In 2016, Craig Wright claimed he created Bitcoin with the help of now-deceased ex-colleague David Kleiman. Now, Craig is being sued by Dave’s brother Ira Kleiman, who claims Wright forged his deceased brother’s signatures in order to steal Dave’s bitcoins.
According to the lawsuit filed with the U.S. District Court for the Southern District of Florida, Wright “forged a series of contracts that purported to transfer Dave’s assets to Craig and/or companies controlled by him. Craig backdated these contracts and forged Dave’s signature on them.”
Moreover, the lawsuit claims that Wright was able to get away with the devious plan because no one in Dave Kleiman’s family knew the extent of his involvement in bitcoin, nor that he had accumulated hundreds of thousands of bitcoins since bitcoins inception. Taking advantage of the families lack of knowledge, Wright “perpetrated a scheme against Dave’s estate to seize Dave’s bitcoins and his rights to certain intellectual property associated with the Bitcoin technology”.
It all started when Wright reached out to Dave’s brother Ira shortly after Dave’s death in 2013. Wright told Dave’s brother that Dave signed away all the rights to his Bitcoin and intellectual property in exchange for a share of an Australian company worth “millions”, and that he would sell Dave’s share of the company in a few months.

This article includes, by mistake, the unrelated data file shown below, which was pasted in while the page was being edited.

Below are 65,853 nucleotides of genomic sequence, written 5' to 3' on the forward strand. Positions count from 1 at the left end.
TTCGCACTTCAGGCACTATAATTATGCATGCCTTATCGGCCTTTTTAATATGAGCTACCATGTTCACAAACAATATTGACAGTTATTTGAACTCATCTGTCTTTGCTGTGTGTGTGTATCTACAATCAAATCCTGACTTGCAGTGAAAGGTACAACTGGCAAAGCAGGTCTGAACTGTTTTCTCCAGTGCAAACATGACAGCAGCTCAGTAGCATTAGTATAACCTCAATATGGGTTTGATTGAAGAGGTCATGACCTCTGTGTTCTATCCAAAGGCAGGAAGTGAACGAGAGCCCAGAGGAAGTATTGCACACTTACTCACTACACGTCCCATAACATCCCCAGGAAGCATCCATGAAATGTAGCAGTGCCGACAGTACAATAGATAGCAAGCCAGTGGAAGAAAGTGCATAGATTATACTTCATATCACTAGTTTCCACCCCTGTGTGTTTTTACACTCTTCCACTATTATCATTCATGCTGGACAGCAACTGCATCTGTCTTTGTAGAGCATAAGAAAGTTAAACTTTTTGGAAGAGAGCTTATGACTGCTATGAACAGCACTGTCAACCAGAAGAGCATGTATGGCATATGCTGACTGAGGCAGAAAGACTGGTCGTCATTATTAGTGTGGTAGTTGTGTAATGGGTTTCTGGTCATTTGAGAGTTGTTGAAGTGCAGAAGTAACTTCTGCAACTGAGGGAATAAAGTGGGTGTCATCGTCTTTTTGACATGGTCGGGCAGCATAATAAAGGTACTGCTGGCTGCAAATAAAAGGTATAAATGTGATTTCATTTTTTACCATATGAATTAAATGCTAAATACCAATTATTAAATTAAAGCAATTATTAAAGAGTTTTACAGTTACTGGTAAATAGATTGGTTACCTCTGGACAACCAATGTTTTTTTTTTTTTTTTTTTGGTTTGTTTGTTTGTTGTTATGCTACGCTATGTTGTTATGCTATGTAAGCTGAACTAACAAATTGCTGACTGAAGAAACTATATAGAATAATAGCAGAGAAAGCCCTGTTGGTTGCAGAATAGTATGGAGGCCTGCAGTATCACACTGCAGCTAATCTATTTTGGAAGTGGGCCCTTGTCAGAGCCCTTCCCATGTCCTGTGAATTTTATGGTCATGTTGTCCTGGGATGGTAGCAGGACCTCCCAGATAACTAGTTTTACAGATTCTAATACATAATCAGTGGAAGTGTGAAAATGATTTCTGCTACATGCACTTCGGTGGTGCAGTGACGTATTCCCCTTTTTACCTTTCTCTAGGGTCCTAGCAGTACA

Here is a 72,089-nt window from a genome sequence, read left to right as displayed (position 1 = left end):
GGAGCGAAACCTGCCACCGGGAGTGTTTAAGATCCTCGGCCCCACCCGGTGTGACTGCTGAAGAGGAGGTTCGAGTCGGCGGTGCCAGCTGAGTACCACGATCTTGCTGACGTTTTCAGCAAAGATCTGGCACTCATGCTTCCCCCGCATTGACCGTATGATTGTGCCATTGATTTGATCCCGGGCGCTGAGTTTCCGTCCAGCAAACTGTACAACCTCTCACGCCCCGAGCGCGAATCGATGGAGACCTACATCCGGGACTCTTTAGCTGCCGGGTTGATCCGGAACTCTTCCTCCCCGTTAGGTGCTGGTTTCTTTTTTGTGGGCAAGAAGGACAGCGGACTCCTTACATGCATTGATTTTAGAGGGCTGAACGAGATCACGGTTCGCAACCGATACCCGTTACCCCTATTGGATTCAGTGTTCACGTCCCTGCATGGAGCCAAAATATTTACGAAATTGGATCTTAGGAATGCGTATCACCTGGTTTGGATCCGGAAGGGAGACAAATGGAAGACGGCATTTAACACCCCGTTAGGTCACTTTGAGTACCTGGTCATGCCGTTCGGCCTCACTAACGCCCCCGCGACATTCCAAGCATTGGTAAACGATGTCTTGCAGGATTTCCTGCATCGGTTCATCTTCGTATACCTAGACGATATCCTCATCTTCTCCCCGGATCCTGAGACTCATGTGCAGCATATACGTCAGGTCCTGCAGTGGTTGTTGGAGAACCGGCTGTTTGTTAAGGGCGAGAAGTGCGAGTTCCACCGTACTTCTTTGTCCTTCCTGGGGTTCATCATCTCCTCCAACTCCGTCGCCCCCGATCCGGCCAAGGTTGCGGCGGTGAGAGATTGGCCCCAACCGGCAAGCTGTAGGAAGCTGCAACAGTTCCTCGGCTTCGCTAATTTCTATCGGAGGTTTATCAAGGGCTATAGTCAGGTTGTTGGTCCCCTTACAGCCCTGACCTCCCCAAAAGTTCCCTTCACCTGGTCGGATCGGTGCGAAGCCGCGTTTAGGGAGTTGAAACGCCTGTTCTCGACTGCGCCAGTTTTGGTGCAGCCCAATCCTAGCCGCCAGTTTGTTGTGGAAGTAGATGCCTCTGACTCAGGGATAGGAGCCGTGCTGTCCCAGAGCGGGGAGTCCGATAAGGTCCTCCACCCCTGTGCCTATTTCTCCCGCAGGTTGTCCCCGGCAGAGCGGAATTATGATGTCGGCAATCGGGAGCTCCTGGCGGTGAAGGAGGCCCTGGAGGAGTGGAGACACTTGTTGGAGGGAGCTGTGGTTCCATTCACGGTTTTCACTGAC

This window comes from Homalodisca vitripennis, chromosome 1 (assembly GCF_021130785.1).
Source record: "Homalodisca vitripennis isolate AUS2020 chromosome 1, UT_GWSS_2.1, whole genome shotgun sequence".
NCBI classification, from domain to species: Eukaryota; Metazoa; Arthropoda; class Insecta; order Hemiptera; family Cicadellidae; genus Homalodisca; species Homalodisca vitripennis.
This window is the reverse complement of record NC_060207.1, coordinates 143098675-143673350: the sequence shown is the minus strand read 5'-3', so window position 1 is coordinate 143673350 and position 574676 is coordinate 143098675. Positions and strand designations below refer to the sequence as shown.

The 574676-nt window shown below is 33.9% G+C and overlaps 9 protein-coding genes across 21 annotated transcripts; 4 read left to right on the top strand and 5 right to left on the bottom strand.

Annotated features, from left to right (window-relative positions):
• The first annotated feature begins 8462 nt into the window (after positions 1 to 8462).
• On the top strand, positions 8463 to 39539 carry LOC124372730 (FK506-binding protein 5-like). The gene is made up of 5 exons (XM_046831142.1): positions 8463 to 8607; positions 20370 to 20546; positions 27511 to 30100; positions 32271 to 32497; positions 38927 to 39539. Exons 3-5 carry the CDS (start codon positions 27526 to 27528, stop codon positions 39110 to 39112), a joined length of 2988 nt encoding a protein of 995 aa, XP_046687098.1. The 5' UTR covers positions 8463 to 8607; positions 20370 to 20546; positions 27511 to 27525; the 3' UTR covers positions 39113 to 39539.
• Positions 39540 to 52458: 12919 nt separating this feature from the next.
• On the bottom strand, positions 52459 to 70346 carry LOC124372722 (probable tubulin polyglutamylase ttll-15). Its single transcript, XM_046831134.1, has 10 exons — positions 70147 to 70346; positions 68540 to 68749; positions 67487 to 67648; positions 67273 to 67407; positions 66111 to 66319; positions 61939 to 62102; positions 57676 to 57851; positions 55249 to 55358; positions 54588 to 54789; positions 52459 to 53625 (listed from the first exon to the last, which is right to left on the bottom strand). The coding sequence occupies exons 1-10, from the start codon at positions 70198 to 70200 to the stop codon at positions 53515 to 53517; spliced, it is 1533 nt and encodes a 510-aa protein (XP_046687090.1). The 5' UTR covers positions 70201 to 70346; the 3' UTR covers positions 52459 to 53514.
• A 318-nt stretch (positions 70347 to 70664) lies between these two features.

This was clearly a lie. After deceiving the Australian Tax Office (ATO), the company went bankrupt and Wright fled the country following the subsequent raid of his home by Australian authorities. Since then, he’s been living a life of wealth and luxury in London with all the stolen bitcoin.
While the Australian computer scientist and entrepreneur was able to trick many people including reputable members of the cryptocurrency community such as Jon Matonis and Gavin Andresen that he created bitcoin, others are far from convinced. In 2016, Ethereum founder Vitalik Buterin said in a conference that Wright “is probably not Satoshi”… and it looks like his assumptions are proving to be correct.
Congruent with Buterin’s remarks, this 2016 article by TechCrunch highlights Wright’s refusal to publish any proof of his role in the creation of the original computer-based currency to the public just days after saying he would. Over the years, evidence has been stacking up against the self-proclaimed bitcoin creator.
Through various admissions, Wright made it clear that Daves estate is worth at least 300,000 bitcoins, but could be worth up to 1,100,111 bitcoins. This amount in bitcoin gives it a value of more than $11 billion USD today.
This article first appeared on CoinCentral.com